On the contrary, the family of Sikhs who eagerly came over to discuss the film spoke better English than me. I am learning that such conversations are not uncommon when attending Indian films, where South Asian audiences are often eager to embrace anyone who shows curiosity about their cultural pleasures.

These issues have a particular saliency when thinking about My Name is Khan, a film which deals with the tribulations of Indians living in western societies. It tells the story of Rizwan Khan, an Indian Muslim living in the United States. He has Asperger’s Syndrome, giving Indian superstar Shah Rukh Khan the opportunity to channel Dustin Hoffman in Rain Man and Tom Hanks’ Forrest Gump. In the aftermath of September 11, Rizwan and his family suffer vicious attacks and exclusion from the white majority. He sets off to wander the US in search of the President so he can proclaim to him, “My name is Khan, and I am not a terrorist.” This becomes an anthem embraced by the marginalised and the excluded who now stand up for their place in society.

The film is made by India’s leading commercial producer-director, Karan Johar. (Spell-check has just suggested to me that I substitute “jihad” for his surname. Note to Bill Gates: You might want to get that fixed.) Johar has become something of a specialist in making films set in the US. Kal Ho Naa Ho (Tomorrow May Not Be, 2003) is set entirely in New York and has Shah Rukh Khan performing an Indianised version of Pretty Woman in front of an American flag. Last year Johar’s Dharma Productions made Dostana, a sex comedy set among hedonistic Indian expatriates in Miami.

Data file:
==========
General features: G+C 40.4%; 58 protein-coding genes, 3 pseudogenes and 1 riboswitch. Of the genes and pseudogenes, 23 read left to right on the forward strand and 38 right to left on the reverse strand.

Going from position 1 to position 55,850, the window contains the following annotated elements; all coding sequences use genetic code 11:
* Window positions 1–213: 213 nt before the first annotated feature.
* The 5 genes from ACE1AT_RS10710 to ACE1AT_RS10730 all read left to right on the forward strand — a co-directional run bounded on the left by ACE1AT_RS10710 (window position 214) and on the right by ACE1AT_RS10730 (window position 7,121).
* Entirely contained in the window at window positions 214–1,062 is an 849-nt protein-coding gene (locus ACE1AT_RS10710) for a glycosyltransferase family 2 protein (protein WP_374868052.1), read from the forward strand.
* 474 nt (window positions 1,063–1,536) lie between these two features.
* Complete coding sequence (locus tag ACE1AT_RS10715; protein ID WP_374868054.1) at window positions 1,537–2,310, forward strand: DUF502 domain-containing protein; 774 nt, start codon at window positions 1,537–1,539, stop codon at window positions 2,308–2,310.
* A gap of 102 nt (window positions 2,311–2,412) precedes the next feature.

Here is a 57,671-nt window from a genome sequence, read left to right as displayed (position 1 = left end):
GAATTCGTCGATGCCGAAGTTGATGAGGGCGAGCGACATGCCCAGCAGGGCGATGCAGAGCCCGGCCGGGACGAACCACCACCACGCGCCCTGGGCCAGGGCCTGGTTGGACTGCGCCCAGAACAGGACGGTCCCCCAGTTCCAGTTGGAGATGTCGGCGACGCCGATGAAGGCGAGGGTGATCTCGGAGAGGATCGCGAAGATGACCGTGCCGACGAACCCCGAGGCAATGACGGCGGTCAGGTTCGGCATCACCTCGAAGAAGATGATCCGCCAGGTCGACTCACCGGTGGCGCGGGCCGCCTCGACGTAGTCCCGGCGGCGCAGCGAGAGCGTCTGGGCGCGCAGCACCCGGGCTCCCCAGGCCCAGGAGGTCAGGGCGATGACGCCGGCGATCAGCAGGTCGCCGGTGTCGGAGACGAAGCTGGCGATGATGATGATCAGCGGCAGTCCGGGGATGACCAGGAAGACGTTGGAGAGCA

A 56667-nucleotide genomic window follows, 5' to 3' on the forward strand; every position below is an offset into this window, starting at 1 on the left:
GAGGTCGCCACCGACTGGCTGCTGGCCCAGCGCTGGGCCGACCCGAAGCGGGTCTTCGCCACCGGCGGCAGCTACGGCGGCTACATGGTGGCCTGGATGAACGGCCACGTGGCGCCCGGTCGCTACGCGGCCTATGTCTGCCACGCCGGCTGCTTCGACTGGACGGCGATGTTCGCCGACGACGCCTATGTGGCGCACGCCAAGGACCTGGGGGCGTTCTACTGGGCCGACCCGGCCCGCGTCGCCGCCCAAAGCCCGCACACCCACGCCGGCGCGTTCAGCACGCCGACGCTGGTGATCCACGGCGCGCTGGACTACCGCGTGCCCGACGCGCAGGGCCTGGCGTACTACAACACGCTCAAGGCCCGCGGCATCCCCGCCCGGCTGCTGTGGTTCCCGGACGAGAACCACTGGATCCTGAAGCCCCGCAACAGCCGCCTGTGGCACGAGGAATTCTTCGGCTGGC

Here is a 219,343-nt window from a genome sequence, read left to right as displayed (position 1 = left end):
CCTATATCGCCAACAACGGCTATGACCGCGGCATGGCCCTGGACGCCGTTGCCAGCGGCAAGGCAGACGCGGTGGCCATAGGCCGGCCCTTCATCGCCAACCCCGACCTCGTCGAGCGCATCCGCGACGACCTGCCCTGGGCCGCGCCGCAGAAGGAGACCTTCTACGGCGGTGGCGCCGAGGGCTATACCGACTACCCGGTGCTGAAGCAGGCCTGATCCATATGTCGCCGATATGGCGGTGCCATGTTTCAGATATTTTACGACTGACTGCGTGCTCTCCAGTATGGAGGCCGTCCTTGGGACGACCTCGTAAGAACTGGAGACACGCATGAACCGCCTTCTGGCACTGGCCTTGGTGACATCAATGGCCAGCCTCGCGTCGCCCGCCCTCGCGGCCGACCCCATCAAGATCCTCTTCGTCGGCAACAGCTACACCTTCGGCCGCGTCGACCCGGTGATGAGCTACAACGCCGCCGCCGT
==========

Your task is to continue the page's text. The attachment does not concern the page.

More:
It should be no news that commercial Hindi films are often set in western cities. Australian governments are almost as eager to attract Indian film crews as they are to attract Indian students. Within Hindi cinema, these cities are then transformed into glamorous locales full of Indians living the cosmopolitan good life, synthesising the freedoms of modernity with their cultural traditions. America, in a film like My Name is Khan, functions as the arena in which Indians’ globalised aspirations are played out. A threat to it is therefore a threat to India. The nightmare which this film confronts is that the flaws of communal prejudice in India’s own past are suddenly reasserted in a fantasyland of its future.

Why am I thought to be aberrant for liking these films? Hindi cinema cranks up style and emotion beyond a point generally thought to be acceptable in the drier and more ironic reaches of western cinema. When was the last time you saw George Clooney cry? Well, barely a scene goes past in Hindi film without tears.